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Adipocytes are insulin sensitive cells that play a major role in energy homeostasis. Obesity is the primary disease of fat cells and a major risk factor for the development of Type II diabetes, cardiovascular disease, and metabolic syndrome. Obesity and its related disorders result in dysregulation of the mechanisms that control adipocyte gene expression and function. To identify potential novel therapeutic modulators of adipocytes, we screened 425 botanical extracts for their ability to modulate adipogenesis and insulin sensitivity. We observed that less than 2% of the extracts had substantial effects on adipocyte differentiation of 3T3-L1 cells. Two of the botanical extracts that inhibited adipogenesis were extracts from St. John's Wort (SJW). Our studies revealed that leaf and flower, but not root, extracts isolated from SJW inhibited adipogenesis as judged by examining PPARγ and adiponectin levels. We also examined the effects of these SJW extracts on insulin sensitivity in mature 3T3-L1 adipocytes. Both leaf and flower extracts isolated from SJW substantially inhibited insulin sensitive glucose uptake. The specificity of the observed effects was demonstrated by showing that treatment with SJW flower extract resulted in a time and dose dependent inhibition of insulin stimulated glucose uptake. SJW is commonly used in the treatment of depression. However, our studies have revealed that SJW may have a negative impact on adipocyte related diseases by limiting differentiation of preadipocytes and significantly inducing insulin resistance in mature fat cells. © 2009 Elsevier Inc. All rights reserved.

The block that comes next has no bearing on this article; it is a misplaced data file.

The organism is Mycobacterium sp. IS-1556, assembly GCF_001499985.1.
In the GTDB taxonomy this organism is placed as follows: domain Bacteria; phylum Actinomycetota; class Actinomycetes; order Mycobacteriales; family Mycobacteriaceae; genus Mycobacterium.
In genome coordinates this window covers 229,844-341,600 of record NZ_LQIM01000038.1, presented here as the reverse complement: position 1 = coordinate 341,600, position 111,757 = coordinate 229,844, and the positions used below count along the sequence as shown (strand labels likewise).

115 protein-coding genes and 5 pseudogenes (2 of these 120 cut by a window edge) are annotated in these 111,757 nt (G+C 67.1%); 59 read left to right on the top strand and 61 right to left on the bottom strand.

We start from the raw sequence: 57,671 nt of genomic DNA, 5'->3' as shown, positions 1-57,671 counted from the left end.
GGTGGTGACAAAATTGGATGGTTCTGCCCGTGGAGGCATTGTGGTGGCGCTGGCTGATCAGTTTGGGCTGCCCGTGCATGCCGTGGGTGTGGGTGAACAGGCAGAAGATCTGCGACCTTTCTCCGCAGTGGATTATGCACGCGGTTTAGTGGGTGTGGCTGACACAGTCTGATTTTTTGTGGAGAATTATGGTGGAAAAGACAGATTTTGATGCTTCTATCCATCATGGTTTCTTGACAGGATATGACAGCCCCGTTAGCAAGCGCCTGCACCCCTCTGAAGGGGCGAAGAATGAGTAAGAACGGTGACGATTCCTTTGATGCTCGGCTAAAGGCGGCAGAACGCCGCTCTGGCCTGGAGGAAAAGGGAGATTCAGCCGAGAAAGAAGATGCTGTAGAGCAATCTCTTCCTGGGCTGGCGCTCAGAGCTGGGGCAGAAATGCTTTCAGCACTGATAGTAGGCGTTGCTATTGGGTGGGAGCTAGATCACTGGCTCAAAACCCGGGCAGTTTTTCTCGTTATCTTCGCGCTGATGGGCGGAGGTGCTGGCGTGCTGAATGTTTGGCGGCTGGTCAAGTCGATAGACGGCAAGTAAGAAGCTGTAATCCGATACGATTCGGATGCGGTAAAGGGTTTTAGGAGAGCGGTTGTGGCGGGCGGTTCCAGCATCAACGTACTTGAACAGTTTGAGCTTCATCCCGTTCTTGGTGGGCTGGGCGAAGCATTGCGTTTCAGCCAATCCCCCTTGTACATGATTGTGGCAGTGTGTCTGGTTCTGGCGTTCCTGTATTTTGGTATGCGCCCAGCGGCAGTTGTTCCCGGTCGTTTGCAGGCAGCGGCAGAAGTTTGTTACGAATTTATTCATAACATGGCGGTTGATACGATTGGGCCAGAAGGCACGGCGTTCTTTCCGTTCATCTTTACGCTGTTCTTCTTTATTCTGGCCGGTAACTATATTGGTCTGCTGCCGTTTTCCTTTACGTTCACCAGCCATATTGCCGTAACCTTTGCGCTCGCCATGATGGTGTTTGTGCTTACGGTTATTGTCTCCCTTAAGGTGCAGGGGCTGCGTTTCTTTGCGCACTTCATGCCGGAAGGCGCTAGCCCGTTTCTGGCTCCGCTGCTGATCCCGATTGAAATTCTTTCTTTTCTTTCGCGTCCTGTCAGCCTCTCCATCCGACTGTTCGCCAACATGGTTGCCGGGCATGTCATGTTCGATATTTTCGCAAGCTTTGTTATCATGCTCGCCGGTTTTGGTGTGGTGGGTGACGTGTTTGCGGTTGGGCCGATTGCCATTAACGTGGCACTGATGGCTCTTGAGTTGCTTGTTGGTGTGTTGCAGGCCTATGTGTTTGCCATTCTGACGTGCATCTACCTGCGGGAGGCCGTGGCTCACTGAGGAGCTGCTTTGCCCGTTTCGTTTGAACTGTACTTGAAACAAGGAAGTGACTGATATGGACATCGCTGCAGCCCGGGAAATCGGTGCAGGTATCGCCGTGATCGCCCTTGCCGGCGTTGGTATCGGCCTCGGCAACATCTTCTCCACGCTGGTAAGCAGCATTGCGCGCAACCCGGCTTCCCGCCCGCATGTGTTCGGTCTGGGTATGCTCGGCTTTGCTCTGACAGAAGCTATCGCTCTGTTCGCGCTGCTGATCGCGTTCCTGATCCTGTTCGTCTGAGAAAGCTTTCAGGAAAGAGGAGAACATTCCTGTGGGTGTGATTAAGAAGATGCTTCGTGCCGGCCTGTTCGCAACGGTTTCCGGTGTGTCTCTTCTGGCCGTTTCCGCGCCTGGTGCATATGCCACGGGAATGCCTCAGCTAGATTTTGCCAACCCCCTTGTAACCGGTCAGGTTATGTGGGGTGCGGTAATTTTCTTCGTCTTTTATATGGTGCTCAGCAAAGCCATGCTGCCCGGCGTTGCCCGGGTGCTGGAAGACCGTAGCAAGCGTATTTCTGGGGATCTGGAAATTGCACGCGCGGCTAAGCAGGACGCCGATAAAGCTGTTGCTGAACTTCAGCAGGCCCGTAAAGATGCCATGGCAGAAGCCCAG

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Biochemical and Biophysical Research Communications

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